#PizzaGate: 4 Things You Need to Know About Fake-News Freakout Du Jour

Conspiracy theory resulting from DNC, Clinton email hacks implicates former presidential candidate and D.C.-area pizzeria in child trafficking cult

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#PizzaGate is the latest fake-news freakout, highlighting the particular dangers when fictitious items on the Internet use real names but not real facts. This came to light on Sunday when a gunshot was fired inside a popular Washington, D.C. pizzeria because of an erroneous news item associated with the Clinton family.

The phenomenon of fake news, while not new, has become a major problem in media recently with everyone from Facebook CEO Mark Zuckerberg to CBS anchor Scott Pelley speaking out against it. Monday afternoon White House press secretary Josh Earnest said, “It’s deeply troubling that some of those false reports could lead to violence.”

Here are four things you need to know about the latest fake news controversy, #PizzaGate.

Origin of the phrase

“Pizza Gate” is a nickname given to a series of online fake news stories that implicated the Comet Ping Pong restaurant and its owner in a child sex operation. The fictitious news started to circulate before Election Day and accused Hillary Clinton and her campaign chairman John Podesta of kidnapping, molesting and trafficking children in the back rooms of the pizzeria.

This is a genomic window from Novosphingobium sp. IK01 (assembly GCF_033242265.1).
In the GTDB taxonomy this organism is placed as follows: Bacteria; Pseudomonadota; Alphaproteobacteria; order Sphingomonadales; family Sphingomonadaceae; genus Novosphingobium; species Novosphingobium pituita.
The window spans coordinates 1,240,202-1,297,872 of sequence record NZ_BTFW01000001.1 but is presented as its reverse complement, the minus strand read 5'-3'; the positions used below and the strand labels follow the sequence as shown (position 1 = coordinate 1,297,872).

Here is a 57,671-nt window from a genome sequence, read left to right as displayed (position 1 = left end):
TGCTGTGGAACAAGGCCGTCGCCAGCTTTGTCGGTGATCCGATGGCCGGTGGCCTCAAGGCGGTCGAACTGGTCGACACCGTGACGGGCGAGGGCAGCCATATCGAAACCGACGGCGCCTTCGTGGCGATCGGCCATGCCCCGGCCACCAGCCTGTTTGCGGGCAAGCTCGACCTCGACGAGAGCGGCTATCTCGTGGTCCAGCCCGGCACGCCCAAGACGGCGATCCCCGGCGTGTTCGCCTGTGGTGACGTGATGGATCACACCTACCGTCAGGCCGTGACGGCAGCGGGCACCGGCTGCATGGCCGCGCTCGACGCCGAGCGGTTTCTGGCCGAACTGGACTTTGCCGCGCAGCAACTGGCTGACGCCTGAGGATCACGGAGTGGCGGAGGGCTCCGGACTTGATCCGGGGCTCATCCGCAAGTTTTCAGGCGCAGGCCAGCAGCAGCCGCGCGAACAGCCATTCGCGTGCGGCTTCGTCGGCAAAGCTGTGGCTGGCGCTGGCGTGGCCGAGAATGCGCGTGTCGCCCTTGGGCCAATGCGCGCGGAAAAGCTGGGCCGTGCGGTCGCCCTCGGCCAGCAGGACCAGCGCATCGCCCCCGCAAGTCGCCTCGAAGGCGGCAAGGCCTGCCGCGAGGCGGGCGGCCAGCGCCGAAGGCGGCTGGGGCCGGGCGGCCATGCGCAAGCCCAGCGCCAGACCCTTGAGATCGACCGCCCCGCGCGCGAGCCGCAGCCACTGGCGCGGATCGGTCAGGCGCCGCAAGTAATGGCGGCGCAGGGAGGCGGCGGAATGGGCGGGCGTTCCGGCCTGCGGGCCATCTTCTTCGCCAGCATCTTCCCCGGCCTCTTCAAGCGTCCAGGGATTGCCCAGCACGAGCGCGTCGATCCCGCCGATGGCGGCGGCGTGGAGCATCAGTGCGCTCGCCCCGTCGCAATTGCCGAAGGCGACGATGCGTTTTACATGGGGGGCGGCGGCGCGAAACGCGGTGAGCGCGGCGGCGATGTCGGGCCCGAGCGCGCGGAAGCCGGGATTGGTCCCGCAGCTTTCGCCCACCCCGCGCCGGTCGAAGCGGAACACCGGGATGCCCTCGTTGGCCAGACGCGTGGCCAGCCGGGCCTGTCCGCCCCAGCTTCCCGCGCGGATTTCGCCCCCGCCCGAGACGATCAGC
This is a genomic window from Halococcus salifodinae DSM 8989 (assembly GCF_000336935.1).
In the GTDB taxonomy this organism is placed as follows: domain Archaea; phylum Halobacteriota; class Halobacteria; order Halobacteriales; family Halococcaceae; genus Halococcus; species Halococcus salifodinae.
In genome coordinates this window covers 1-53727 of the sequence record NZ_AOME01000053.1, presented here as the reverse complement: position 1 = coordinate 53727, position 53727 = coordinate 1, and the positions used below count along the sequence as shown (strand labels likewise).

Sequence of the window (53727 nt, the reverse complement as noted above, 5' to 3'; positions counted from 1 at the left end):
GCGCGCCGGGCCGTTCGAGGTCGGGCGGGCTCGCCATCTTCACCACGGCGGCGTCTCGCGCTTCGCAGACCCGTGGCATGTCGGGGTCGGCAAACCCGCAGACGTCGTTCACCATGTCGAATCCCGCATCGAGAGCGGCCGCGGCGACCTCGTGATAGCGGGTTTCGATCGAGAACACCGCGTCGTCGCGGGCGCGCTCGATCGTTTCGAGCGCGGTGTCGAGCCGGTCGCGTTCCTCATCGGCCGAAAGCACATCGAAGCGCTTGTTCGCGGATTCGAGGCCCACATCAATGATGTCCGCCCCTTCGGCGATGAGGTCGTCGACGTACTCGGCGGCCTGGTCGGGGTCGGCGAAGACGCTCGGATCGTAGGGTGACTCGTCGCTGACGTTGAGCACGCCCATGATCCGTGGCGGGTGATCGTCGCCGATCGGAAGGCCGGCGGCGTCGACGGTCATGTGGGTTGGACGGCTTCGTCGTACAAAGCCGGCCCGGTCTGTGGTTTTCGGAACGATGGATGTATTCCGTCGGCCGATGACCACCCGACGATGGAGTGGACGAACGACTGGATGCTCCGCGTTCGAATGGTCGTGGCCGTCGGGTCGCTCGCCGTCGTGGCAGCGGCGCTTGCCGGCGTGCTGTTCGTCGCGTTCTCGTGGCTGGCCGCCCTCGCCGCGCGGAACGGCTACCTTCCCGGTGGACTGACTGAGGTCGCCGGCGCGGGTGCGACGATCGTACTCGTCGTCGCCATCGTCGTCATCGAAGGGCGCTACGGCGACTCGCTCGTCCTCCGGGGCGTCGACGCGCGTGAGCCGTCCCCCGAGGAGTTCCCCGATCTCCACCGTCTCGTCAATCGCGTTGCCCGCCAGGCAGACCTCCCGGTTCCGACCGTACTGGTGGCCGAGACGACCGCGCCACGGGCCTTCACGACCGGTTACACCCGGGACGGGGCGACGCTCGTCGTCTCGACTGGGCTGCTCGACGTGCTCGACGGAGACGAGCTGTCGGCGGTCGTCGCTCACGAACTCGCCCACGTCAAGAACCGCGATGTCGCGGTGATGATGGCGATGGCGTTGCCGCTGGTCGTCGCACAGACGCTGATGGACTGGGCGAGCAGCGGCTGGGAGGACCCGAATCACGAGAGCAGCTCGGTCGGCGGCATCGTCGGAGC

Fake news creators used made-up sources and misinterpreted emails leaked in the Democratic National Committee and Hillary Clinton campaign hacks last summer to weave the narrative.

Allegations are unsupported

James Alefantis, the owner of Comet Ping Pong, has denied the sex operations allegations and is not under investigation by any law enforcement agency, according to The New York Times. The paper also reported that Alefantis was once in a romantic relationship with David Brock, a one-time conservative investigative journalist who later became a Clinton cohort and founder of liberal watchdog site Media Matters for America. Brock has been a target of jilted members of the right for some time, including a former Breitbart reporter who admitted to planting hecklers at Clinton rallies during the campaign.

Subsequent shooting

Alefantis says his employees have been threatened since the fake news started to circulate on Twitter, Reddit and various websites, and on Sunday a man entered his pizzeria armed with an assault rifle, firing a shot without hitting anyone. Edgar Maddison Welch, 28, of Salisbury, North Carolina was arrested and charged with assault with a dangerous weapon, telling police he had come to the restaurant to “self-investigate” the fake news item referred to as #PizzaGate, according to the Washington Post.

judge ordered Welch held without bond and the government’s complaint said he had “read online that the Comet restaurant was harboring child sex slaves and that he wanted to see for himself if they were there,” according to USA Today. Welch “stated he was armed to help rescue them.”

Presence in Trump administration

President-elect Donald Trump’s national security adviser, Michael T. Flynn, tweeted a fake-news story implicating Hillary Clinton in “Sex Crimes w Children,” and his son, Michael G. Flynn, is a #Pizzagate believer. He sent the following tweet after Sunday’s incident.